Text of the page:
In Your Opinion: Vote ‘Yes’ For Energy Aggregation

By Ted Chase.

What will most perplex township voters on Nov. 8 is the Municipal Public Question.  This concerns what is called Community Energy Aggregation.

We (Franklin Township) get our electricity from PSE&G.  But there are two parts to this: the actual electricity generated, by whatever means, and the delivery of the electricity, by power lines along the streets.  While PSE&G will always be the deliverer of our electricity (unless we go entirely to solar cells on the roof, with battery storage), we can buy the electricity from another firm.  What is proposed (a group of citizens petitioned for this) is to bundle everyone in the township as buyers from some other electricity generator. This, we hope, will get some other producer to offer a lower rate, and save everyone money.  (Any user can, however, opt out, choosing to continue to buy their electricity from PSE&G.)  We hire an intermediary to prepare specifications, solicit and receive bids from generators.  The intermediary is paid by the winning generator, not the township.  Users will receive a single bill, though the production and delivery parts will be stated separately, and pay PSE&G, who will send the production part on to the generator.

        Council, in agreeing to put this on the ballot, made several specifications: 1) the generator must offer a saving of at least 5 percent compared to PSE&G’s price; 2) they must generate a fraction of the electricity by renewable means, i.e. solar or wind, a fraction at least 10 percent more than the state now requires of all generators, currently 22 percent; 3) the generator must also offer electricity produced 100 percent by renewable means, though at a higher price.  This is for people whose commitment to lowering global warming is great enough that they will willingly pay more for electricity produced entirely by renewable means.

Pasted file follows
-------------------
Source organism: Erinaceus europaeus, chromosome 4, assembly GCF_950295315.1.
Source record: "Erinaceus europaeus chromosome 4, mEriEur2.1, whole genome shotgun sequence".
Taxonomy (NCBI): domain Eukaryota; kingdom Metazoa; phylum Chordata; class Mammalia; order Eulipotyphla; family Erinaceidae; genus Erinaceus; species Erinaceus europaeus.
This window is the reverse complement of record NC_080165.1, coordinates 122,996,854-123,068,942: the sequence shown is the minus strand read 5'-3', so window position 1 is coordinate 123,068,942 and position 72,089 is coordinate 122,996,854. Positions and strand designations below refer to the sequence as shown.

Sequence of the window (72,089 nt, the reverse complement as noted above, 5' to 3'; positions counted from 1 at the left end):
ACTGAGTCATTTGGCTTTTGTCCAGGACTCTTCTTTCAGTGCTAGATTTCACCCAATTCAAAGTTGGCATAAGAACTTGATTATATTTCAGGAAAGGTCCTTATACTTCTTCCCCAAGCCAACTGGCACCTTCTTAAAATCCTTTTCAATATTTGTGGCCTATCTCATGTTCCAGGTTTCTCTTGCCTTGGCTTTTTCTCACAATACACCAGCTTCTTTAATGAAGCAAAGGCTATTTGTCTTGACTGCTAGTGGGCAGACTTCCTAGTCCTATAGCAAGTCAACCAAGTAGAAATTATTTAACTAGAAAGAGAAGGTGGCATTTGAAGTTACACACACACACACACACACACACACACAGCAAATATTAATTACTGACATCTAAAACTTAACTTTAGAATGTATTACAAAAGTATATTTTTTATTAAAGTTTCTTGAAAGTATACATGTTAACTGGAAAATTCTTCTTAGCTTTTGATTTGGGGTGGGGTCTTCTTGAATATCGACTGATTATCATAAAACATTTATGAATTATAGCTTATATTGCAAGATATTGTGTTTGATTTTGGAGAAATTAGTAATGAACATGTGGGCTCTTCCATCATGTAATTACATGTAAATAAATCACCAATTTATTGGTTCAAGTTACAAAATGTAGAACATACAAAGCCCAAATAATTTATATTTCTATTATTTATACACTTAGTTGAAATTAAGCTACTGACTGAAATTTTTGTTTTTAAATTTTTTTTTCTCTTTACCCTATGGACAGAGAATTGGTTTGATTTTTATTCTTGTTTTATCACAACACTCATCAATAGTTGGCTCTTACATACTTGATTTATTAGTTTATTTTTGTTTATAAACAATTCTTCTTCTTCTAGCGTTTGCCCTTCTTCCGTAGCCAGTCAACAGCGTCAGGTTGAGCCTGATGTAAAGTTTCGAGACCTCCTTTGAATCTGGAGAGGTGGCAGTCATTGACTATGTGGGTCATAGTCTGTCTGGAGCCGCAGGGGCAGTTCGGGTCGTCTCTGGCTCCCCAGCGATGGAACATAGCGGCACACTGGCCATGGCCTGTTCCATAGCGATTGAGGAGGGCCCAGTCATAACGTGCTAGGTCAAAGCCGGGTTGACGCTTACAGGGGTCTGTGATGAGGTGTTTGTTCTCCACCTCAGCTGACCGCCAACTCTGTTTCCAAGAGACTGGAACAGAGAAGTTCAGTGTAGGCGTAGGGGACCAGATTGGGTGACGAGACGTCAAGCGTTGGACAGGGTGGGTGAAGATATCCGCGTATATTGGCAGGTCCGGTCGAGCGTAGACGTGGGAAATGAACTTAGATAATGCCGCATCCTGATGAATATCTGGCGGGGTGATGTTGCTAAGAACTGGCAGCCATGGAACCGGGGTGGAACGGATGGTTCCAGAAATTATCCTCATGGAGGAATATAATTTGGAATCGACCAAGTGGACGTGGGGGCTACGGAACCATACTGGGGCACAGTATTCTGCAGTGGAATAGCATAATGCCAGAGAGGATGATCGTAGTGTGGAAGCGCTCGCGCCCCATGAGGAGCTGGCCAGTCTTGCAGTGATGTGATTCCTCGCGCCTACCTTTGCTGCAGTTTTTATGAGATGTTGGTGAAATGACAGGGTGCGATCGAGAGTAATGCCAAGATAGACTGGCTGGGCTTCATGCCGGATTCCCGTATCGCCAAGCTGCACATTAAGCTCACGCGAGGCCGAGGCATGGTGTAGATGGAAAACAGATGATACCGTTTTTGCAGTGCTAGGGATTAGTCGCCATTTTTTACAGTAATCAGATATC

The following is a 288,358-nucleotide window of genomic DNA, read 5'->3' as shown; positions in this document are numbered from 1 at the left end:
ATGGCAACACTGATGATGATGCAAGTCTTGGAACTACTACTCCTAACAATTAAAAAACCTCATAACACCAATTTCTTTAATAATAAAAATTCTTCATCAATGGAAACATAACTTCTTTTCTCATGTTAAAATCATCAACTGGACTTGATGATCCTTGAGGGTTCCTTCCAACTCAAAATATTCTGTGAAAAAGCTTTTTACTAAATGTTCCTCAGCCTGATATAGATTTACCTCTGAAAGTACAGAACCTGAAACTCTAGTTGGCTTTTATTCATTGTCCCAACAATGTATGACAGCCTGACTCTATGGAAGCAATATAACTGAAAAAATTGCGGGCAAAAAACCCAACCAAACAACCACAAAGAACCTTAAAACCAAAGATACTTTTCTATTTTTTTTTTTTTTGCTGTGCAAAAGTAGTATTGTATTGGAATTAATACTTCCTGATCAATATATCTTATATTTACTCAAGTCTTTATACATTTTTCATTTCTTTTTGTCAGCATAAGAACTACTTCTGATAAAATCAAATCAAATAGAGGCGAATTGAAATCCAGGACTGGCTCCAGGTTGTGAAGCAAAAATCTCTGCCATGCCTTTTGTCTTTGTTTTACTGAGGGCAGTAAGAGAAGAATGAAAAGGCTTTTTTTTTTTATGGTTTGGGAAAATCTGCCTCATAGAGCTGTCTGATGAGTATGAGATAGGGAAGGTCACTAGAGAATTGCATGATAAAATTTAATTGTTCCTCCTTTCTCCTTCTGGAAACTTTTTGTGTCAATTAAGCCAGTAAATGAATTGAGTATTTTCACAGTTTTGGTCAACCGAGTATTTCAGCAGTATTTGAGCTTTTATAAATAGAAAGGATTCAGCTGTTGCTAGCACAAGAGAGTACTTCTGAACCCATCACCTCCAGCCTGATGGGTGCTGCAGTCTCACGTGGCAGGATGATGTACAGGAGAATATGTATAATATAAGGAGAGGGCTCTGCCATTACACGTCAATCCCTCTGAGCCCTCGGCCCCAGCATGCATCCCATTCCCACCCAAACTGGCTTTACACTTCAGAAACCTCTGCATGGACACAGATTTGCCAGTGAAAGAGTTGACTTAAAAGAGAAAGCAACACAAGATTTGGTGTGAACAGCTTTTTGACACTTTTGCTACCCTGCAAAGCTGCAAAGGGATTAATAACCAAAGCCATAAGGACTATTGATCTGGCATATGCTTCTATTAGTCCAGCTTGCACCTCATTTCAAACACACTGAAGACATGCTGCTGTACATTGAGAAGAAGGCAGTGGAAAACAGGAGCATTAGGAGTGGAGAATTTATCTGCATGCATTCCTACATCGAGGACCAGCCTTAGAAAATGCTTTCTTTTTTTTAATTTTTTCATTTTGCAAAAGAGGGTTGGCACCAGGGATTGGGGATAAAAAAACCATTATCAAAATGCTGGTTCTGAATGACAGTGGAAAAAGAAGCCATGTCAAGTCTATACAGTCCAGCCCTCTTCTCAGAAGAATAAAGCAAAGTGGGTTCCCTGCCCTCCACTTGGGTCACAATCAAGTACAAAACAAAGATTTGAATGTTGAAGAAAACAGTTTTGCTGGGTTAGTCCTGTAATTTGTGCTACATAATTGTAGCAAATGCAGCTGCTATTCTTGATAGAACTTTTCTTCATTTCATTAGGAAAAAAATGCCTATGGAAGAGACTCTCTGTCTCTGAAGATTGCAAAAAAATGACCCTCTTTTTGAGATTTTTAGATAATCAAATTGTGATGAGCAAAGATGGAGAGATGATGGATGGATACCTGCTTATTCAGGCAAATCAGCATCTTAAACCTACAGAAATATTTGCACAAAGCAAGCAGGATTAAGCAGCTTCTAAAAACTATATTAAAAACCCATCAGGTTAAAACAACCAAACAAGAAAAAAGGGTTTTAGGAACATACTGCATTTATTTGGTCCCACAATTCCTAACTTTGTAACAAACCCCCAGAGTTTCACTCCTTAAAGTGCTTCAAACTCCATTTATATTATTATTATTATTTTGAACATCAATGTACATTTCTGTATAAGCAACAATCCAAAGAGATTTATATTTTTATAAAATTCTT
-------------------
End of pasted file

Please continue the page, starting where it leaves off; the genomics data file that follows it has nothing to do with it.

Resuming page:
Thus a generator must feel confident that they can meet these terms and still make money.  It is possible that no generator will feel confident, and no one will bid.  It is also possible that several will bid, and may offer savings greater than 5 percent.  The contracts offered are generally fairly short term, 18 months to two years, after which there would be new bidding; but they are binding contracts, the rate cannot be raised during the contract period.  This is contrasted with buying individually from companies offering 100% renewable electricity, who may raise their rate at any time after an initial short period.

       Such a contract thus would offer dollar savings – if only 5 percent – and reduction of the use of fossil fuel in producing electricity.  About half the electricity produced commercially in New Jersey is generated by burning natural gas, and half by nuclear power plants, which though not producing carbon dioxide are not considered renewable.  The producer however may be outside New Jersey, sending their electricity through the Pennsylvania – Jersey – Maryland (PJM) grid, which is actually wider than just these states, and includes production by wind and burning coal; about 11 percent of its electricity is produced renewably.  Obviously one cannot identity the producer of an individual electron, but it is known how much renewably produced is put into the grid.

       I therefore recommend voting for this ballot question.  (Energy aggregation was considered some years ago, when I was on Council, but not enough councilpeople were then convinced that it was a good idea.  Now, they are convinced.)

Your Thoughts


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